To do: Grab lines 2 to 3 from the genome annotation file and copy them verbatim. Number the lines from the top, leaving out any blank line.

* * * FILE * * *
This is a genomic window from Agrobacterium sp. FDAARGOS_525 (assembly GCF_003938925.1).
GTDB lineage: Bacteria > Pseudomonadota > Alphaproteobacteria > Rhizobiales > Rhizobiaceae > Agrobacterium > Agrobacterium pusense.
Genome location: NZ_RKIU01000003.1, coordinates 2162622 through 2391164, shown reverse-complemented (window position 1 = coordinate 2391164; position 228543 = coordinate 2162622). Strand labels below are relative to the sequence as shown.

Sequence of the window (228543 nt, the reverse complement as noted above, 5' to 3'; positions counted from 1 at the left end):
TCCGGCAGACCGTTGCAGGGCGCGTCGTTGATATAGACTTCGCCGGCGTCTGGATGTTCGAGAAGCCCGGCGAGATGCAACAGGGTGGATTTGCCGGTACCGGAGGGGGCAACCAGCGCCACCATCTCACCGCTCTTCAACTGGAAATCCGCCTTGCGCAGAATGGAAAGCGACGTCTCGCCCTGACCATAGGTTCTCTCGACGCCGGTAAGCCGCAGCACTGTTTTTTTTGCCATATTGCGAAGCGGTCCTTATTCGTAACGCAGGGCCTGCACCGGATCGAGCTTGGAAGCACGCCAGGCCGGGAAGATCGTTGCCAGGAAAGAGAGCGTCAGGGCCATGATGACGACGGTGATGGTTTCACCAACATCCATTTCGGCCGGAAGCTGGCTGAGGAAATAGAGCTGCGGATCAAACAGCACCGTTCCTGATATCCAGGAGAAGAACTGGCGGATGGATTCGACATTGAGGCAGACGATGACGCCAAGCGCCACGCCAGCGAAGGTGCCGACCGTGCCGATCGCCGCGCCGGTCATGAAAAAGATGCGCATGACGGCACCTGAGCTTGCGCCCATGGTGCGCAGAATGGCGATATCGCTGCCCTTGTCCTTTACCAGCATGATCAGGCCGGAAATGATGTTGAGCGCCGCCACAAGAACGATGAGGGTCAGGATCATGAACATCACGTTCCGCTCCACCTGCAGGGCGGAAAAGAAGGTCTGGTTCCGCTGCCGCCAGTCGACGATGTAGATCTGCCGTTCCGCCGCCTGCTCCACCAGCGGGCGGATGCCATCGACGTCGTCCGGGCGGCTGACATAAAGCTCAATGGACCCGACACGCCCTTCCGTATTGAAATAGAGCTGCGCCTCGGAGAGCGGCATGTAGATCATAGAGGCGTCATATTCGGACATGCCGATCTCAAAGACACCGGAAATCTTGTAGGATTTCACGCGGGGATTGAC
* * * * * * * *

GTDB lineage: Bacteria > Pseudomonadota > Alphaproteobacteria > Rhizobiales > Rhizobiaceae > Agrobacterium > Agrobacterium pusense.
Genome location: NZ_RKIU01000003.1, coordinates 2162622 through 2391164, shown reverse-complemented (window position 1 = coordinate 2391164; position 228543 = coordinate 2162622). Strand labels below are relative to the sequence as shown.